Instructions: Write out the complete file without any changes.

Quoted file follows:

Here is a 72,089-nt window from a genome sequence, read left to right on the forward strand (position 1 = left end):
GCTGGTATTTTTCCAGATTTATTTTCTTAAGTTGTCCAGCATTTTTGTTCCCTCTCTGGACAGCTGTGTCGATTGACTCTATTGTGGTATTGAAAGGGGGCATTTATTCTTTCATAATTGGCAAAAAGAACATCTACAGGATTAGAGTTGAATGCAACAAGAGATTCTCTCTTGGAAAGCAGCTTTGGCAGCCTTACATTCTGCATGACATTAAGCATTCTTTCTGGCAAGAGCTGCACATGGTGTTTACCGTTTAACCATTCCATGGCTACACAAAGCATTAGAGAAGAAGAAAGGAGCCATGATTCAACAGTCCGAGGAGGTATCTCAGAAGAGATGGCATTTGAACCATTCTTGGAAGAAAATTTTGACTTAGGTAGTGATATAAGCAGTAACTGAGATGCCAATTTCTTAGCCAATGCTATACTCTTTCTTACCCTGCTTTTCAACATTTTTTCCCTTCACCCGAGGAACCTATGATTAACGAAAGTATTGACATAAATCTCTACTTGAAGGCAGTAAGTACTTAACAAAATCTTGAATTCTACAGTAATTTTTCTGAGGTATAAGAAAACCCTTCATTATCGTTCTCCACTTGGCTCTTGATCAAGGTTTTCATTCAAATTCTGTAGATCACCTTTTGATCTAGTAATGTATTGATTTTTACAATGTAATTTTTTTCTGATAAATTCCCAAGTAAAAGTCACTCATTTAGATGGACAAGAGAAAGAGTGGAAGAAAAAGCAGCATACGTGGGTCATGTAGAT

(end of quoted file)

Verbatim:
Here is a 72,089-nt window from a genome sequence, read left to right on the forward strand (position 1 = left end):
GCTGGTATTTTTCCAGATTTATTTTCTTAAGTTGTCCAGCATTTTTGTTCCCTCTCTGGACAGCTGTGTCGATTGACTCTATTGTGGTATTGAAAGGGGGCATTTATTCTTTCATAATTGGCAAAAAGAACATCTACAGGATTAGAGTTGAATGCAACAAGAGATTCTCTCTTGGAAAGCAGCTTTGGCAGCCTTACATTCTGCATGACATTAAGCATTCTTTCTGGCAAGAGCTGCACATGGTGTTTACCGTTTAACCATTCCATGGCTACACAAAGCATTAGAGAAGAAGAAAGGAGCCATGATTCAACAGTCCGAGGAGGTATCTCAGAAGAGATGGCATTTGAACCATTCTTGGAAGAAAATTTTGACTTAGGTAGTGATATAAGCAGTAACTGAGATGCCAATTTCTTAGCCAATGCTATACTCTTTCTTACCCTGCTTTTCAACATTTTTTCCCTTCACCCGAGGAACCTATGATTAACGAAAGTATTGACATAAATCTCTACTTGAAGGCAGTAAGTACTTAACAAAATCTTGAATTCTACAGTAATTTTTCTGAGGTATAAGAAAACCCTTCATTATCGTTCTCCACTTGGCTCTTGATCAAGGTTTTCATTCAAATTCTGTAGATCACCTTTTGATCTAGTAATGTATTGATTTTTACAATGTAATTTTTTTCTGATAAATTCCCAAGTAAAAGTCACTCATTTAGATGGACAAGAGAAAGAGTGGAAGAAAAAGCAGCATACGTGGGTCATGTAGAT